The Red-crowned crane (Grus japonensis), also known as the Japanese crane, is the second rarest crane in the world. Its status is endangered; there are only about 1500 specimens left in the wild, 2/3 of those in China. It's an important species in the mythology of both Japan and China. The Ark has two of these birds, I assume it's a breeding pair.
This species (Homo sapiens sapiens) was seen all over the park. It was easy to spot. It usually exhibited its natural behavior, but occasionally mimicked the behavior of other species.
The park also has some specimens of the White-Naped Crane (Grus vipio) which is native to the northeast of China and Mongolia, and is also found in southeastern Russia. About 5 000 are left in the wild. I hope I've got a picture to post ... :-)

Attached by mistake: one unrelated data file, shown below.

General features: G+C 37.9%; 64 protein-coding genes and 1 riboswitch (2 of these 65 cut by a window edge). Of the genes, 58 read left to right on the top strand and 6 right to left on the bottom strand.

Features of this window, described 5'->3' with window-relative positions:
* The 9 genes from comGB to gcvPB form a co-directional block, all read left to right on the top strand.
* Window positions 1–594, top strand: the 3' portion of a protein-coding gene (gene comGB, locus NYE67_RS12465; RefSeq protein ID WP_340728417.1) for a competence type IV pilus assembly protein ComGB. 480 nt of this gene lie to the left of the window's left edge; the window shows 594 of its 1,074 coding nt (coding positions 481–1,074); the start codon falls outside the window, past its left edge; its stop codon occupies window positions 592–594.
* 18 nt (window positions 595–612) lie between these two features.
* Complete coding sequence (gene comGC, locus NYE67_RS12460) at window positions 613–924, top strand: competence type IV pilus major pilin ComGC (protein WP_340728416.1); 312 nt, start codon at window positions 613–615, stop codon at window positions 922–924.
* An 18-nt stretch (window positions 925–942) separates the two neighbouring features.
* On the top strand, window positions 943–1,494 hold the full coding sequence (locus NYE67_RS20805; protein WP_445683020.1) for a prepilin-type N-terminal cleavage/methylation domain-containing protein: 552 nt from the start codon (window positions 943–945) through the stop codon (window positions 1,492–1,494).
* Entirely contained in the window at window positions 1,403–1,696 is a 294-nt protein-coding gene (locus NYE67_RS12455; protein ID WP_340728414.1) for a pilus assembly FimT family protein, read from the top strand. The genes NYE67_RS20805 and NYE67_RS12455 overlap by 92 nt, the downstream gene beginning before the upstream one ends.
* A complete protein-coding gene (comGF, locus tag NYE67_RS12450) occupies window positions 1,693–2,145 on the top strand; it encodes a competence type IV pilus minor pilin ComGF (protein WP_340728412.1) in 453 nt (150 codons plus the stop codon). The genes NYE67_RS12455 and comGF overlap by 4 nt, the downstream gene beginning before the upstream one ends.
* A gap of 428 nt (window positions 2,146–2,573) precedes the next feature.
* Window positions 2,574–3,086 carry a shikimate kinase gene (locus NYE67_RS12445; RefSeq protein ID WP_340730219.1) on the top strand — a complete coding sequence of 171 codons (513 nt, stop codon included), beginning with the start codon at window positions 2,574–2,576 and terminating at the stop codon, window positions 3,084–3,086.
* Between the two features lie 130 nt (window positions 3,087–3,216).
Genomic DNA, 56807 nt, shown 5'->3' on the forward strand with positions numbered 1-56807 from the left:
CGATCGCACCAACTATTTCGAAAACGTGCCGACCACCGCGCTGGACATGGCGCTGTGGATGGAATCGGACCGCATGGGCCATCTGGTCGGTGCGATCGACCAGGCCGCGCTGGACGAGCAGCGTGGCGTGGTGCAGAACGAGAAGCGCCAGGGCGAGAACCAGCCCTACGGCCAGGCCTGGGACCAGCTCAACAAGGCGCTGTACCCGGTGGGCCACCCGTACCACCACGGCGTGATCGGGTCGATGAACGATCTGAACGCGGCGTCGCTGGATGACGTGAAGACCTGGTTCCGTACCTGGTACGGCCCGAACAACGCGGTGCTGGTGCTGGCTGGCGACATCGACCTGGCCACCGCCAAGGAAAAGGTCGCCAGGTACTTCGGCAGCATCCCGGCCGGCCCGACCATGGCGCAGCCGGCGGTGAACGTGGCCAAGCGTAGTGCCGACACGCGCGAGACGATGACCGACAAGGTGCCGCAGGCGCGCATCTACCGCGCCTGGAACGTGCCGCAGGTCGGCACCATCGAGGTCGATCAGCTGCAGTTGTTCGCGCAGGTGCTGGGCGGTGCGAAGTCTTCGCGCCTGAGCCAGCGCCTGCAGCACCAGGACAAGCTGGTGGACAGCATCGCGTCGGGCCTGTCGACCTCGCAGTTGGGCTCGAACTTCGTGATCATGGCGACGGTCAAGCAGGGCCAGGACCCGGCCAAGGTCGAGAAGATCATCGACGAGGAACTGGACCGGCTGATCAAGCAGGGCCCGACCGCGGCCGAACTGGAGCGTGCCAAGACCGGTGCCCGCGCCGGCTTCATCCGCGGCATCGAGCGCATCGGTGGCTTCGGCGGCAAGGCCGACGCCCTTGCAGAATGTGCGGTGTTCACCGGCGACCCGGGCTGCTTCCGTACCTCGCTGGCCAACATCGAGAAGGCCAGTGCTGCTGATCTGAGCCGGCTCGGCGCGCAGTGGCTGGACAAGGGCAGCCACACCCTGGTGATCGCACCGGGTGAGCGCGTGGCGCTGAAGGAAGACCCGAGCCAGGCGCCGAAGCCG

PHOTO COMING UP, I HOPE ... :-)
Some geese (Lesser white-fronted geese, Anser erythropus) were sunning themselves, swimming and fighting in and around their pretty pond.
The smaller Black Stork (Ciconia nigra) was kept in a drier enclosure. I wonder what was up with that. I guess it must live naturally in drier areas. The Wiki entry seems to indicate that.
(Photo credit: top two: KAS; bottom two: me)